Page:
Now should you think this piece of art decor is a hairpiece, you wouldn't be terribly wrong. Granted, someone who would wear such adornment might beckon deity from subterranean regions, one of those wild ones Young Goodman Brown stumbled on in the forest one fateful night. Then, maybe it could have crowned the head of footloose flapper from the Twenties.
It is neither, but it is hair, hard as that is to believe--or at least hard as it was to believe for me, never having heard of "hairwork," an art form now long gone but of great worth to ordinary, middle-class Americans of the 19th century. It is possible, even likely, that the hair in this monstrosity belonged to someone in the household of the Reverend John Todd, a firebrand Congregationalist preacher who picked up a lifelong dose of abolitionism from the years he spent at Oberlin College.
I'd never seen "hairwork" before, but ran into it first when walking through the modest bungalow built by the Reverend Todd, who talked politics frequently with none other than John Brown ("molderin'-in-the-grave" John Brown). This John Todd, whose beard could have decorated most of the walls of his family home in Tabor, Iowa, where he became, long after his death, the prototype of the firebrand abolitionist preacher in Marilynne Robinson's Gilead.
We know this much: this piece of "hairwork" decorated the walls of Rev. Todd's bedroom, well, their bedroom, he and his wife's. The hair might well have been their own--some people did that. Giving up one's hair was sometimes held to be both an honor and a sacrifice. It's likely, however, that the hair in this wall-hanging (that's a difficult phrase to say, isn't it?) belonged to someone else, perhaps a friend or relative. Hairwork techniques, I guess, were sophisticated enough to make designs like this one from relatively short cuts of hair. In other words, you could donate even if you weren't a Nazarene.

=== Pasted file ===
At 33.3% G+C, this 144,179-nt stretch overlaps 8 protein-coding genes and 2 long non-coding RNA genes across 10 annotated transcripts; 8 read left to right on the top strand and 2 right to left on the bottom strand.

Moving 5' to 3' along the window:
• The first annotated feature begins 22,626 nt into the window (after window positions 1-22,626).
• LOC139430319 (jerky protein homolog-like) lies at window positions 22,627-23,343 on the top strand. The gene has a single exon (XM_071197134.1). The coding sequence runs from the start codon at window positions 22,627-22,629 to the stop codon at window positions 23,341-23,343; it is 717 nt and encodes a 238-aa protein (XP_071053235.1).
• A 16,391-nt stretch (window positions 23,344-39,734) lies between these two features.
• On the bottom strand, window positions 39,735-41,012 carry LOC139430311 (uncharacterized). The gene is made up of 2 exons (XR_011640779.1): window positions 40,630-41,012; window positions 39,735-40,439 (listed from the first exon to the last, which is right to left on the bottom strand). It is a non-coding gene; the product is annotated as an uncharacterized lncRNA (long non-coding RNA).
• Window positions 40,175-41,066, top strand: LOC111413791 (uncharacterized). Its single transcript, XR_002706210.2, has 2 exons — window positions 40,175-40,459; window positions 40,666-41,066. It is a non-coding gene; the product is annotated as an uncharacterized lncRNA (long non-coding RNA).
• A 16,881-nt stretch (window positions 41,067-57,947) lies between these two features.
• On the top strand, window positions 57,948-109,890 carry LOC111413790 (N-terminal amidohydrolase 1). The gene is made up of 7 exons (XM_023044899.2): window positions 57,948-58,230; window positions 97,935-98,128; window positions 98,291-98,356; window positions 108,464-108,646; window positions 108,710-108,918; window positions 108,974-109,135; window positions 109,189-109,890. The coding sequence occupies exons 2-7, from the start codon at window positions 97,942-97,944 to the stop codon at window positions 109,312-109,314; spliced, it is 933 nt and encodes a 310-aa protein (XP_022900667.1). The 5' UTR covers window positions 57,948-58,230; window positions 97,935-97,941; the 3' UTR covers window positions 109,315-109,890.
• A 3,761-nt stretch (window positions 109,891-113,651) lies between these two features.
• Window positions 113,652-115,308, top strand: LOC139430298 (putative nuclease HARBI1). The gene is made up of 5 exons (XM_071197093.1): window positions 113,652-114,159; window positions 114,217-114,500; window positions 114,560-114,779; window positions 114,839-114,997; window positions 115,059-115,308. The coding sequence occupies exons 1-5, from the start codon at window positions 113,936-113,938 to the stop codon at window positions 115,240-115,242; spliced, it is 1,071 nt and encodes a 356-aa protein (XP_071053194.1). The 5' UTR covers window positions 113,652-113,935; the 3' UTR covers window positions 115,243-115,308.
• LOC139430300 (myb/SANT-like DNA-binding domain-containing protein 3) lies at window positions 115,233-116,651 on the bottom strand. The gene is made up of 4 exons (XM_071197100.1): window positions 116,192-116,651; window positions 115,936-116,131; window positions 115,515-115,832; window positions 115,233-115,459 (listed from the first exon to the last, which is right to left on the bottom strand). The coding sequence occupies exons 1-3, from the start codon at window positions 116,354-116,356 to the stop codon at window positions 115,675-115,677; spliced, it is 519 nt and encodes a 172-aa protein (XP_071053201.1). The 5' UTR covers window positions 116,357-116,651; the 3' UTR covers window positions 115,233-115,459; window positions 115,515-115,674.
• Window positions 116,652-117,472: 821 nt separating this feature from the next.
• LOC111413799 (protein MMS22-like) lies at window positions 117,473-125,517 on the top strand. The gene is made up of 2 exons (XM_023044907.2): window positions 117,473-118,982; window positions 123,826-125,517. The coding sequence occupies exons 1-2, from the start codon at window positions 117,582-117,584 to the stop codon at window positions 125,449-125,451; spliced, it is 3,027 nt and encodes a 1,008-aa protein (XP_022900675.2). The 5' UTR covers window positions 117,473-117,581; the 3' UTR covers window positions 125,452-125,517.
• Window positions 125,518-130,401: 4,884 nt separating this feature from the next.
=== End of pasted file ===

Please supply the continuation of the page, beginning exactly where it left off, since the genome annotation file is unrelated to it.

Only the Todds likely know whose hair it is, and they're long gone.
Before you decide that such art was decidedly, even embarrassingly bourgeois, check this out:
This hanging still graces the truly aristocratic walls of General Crook House in old Fort Omaha, Nebraska. Major General George Crook was very definitely upper class, the Commander of the Army of the Platte, a highly decorated military general. Visitors to his beautiful Italianate home included a number of Presidents, Crook being, even in his lifetime, one of the most celebrated Indian fighters of the era.
The different colors of this one do more than suggest different pates. Family? Friends? We'll never know.
Still, today, it only makes me shudder. Anything's possible, of course, so I wouldn't doubt that somewhere across the face of this great nation a man or woman is plotting out his or her own hairwork art. But my first reaction, in the Todd house and in the Crook House, was "eeooouuu."
American business enterprise killed "hairwork art," I guess, because as soon as its production became an enterprise rather than folk art, people began to suspect that its raw materials were harvested from cemeteries. When entrepreneurs determined there was a buck to be made, they started turning them out, dime a dozen. That's when grave suspicions arose.
Thus it ended, the coffin sealed forever by unknown sources for fancy hairwork art you could just pick up from Sears Roebuck.
Once upon a time they were both high fashion and low. Today, they evoke little more than a shudder.
There's a sermon there. Or four. Or five. Please feel free to choose your own.
And how about this? All this fancy hairwork is being touted from the keyboard of a bald man.